Prambanan is the other ubiquitously famous temple near Yogyakarta and is nearly always visited in conjunction with Borobudur. It is the largest Hindu temple site in Indonesia.
You can visit them on separate days or do a combined your which is what we opted to do, due to the fact we were planning on fitting in a 3 day volcano trek before skipping over to Bali so that my friend could get to her surf and yoga retreat in time.
Plenty of people had things to say about the combined tour but I had no qualms with it and I felt like a day visiting each temple would have been too much.
Unlike Borobudur which is a Buddhist temple, Prambanan is a remnant of the Indian influence in Indonesia and is a hindu temple dedicated to “Trimurti” (the trinity of Brahma, Vishnu and Shiva).
Lucky for us, there were school children that were offering free tours of the temple in order to practice their English, they were so enthusiastic with very good English skills already and gave us genuinely interesting information and explanations.
The compound is comprised of three main temples to the three deities, with smaller temples dedicated to each of their “Vahanas” or “mounts”.
The scared swan Hamsa is Brahma’s mount, the “Garuda” (a mythological bird like creature) is Vishnu’s mount, and the bull Nandi is Shiva’s.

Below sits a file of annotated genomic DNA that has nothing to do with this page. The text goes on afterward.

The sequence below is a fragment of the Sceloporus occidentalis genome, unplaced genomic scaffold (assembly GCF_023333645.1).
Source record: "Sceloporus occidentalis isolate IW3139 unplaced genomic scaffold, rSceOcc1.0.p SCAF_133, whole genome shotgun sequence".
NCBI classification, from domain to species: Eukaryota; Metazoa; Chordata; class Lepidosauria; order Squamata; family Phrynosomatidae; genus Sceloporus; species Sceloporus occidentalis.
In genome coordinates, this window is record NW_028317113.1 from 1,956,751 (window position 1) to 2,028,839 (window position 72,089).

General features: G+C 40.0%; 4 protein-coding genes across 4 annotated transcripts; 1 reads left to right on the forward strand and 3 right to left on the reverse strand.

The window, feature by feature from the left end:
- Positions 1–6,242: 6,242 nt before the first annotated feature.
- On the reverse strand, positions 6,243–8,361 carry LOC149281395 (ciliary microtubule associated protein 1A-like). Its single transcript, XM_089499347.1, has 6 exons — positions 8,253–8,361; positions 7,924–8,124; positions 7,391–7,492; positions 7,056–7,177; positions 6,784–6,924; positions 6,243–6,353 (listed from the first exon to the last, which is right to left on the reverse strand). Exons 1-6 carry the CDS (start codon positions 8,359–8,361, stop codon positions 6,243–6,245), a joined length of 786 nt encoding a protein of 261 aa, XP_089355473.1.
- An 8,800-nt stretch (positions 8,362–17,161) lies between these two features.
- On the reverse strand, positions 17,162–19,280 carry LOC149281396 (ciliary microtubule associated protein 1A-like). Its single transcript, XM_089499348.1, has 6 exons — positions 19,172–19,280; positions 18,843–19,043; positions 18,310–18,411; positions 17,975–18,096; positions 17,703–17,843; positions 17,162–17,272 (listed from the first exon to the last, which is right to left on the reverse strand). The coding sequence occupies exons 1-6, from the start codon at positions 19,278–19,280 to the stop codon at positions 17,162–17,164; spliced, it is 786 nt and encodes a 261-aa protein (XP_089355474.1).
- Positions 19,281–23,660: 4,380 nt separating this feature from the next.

There are then two other temples that are empty and the dedications unknown, as well as various smaller shrines.
The walls of the temples showcase many bas-relief works depicting various Hindu narratives.
The temple is also the subject of a legend about a princess.
The story goes that a princess received an unwanted proposal from a Prince whom she loathed for murdering her father.
She was under pressure and forced to accept the proposal, but in order to try and avoid this, she granted her acceptance on one impossible condition.
The prince would have to build her a thousand temples in one night. the prince nearly completed the task with the help of demons and spirits but was tricked by the princess before he completed the final temple.
When he realised he had been tricked, he grew furious and cursed the princess to turn to stone, where she became the stone image of Durga in the Shiva temple.
I find the mythical stories surrounding Prambanan enchanting, though I must confess preferred the atheistic of Borobudur.